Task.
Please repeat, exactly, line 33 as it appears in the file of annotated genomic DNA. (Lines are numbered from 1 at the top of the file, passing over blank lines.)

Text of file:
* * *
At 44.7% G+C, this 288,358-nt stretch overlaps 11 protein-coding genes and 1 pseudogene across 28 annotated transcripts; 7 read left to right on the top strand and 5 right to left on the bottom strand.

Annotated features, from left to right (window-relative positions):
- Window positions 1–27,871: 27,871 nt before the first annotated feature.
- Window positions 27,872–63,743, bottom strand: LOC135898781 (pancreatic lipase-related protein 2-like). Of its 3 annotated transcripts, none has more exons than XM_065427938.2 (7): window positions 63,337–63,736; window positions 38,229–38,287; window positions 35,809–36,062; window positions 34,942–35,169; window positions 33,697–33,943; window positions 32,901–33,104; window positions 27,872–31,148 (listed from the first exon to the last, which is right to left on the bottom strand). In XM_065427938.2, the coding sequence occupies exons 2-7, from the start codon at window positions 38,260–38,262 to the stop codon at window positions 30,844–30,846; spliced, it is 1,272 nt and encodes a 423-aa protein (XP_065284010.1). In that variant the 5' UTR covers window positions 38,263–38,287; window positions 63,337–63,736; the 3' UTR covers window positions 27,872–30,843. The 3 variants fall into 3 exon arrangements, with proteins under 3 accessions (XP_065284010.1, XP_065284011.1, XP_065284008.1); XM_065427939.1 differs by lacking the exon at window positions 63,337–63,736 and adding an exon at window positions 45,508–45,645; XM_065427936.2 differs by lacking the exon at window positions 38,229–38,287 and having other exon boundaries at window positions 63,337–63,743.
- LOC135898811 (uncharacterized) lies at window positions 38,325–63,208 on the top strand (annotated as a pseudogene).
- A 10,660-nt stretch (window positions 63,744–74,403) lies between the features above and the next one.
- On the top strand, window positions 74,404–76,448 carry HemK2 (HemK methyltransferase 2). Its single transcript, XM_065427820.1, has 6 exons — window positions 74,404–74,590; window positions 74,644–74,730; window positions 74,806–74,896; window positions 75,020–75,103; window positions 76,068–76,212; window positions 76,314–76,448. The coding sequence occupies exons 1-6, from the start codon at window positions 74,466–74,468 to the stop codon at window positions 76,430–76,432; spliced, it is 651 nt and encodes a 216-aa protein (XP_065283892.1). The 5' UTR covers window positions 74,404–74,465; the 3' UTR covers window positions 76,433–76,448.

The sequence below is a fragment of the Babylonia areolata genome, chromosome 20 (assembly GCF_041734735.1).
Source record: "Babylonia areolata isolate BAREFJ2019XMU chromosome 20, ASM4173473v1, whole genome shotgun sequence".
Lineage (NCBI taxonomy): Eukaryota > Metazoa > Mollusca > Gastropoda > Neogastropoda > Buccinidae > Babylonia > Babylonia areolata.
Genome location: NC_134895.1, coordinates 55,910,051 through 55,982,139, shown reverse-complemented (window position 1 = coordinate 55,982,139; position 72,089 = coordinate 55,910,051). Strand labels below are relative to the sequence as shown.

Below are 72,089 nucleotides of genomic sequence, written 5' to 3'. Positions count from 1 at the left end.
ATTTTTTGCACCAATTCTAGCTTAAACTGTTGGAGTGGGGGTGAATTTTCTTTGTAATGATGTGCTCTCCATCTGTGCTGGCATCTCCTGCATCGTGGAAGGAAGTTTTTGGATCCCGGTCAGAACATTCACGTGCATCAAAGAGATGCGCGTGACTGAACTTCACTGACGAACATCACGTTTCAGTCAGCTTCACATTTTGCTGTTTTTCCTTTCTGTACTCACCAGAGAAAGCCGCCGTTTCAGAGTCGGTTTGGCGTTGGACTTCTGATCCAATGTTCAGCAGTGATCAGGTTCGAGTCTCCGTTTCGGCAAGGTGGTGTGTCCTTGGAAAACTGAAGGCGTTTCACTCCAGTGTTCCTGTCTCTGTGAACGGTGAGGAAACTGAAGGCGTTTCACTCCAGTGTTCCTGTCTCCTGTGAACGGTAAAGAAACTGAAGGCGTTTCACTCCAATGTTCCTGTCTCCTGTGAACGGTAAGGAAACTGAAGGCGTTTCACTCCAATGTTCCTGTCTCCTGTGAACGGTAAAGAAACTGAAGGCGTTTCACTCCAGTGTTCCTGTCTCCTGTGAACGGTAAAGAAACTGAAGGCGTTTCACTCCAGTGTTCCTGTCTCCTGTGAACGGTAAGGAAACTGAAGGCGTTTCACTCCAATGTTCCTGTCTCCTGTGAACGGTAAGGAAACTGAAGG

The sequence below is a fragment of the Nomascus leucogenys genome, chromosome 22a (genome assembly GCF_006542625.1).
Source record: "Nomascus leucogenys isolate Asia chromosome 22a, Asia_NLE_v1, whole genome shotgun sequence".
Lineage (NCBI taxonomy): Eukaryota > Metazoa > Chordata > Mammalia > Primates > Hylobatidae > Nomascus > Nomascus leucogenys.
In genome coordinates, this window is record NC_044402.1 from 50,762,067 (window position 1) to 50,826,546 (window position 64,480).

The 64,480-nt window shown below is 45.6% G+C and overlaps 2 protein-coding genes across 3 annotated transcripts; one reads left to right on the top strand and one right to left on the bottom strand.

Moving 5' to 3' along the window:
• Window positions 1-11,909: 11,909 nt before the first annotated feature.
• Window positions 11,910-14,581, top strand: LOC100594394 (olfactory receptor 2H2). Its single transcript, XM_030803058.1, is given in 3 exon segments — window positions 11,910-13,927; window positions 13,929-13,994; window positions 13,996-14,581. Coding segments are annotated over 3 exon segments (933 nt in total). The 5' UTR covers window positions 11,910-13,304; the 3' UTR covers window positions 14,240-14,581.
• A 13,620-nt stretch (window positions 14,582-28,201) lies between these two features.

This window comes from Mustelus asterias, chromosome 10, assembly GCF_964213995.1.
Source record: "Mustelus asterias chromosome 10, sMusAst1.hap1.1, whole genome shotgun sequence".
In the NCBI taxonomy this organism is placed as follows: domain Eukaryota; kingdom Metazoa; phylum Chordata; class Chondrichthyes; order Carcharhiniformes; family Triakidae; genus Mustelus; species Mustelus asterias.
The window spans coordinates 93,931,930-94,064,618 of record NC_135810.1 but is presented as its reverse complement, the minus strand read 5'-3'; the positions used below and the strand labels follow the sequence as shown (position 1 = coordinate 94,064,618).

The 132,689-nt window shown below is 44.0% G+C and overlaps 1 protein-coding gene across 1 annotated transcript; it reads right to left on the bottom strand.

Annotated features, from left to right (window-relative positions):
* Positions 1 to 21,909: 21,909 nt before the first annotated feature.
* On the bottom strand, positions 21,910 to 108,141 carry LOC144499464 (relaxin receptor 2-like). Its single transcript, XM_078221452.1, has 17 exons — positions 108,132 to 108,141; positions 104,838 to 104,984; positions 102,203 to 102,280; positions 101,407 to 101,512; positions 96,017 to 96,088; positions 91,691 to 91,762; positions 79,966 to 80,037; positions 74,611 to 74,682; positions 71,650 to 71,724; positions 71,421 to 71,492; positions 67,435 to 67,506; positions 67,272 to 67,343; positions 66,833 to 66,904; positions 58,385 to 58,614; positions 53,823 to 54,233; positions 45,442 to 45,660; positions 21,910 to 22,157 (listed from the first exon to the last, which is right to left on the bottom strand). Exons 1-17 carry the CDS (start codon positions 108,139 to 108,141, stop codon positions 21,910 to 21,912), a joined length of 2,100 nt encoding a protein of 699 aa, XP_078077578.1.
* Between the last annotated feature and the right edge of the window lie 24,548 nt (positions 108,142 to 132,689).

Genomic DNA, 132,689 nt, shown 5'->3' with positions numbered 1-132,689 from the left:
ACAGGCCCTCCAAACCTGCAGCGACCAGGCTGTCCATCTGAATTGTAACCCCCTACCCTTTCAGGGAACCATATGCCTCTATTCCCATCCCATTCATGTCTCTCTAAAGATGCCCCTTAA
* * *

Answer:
ACAGGCCCTCCAAACCTGCAGCGACCAGGCTGTCCATCTGAATTGTAACCCCCTACCCTTTCAGGGAACCATATGCCTCTATTCCCATCCCATTCATGTCTCTCTAAAGATGCCCCTTAA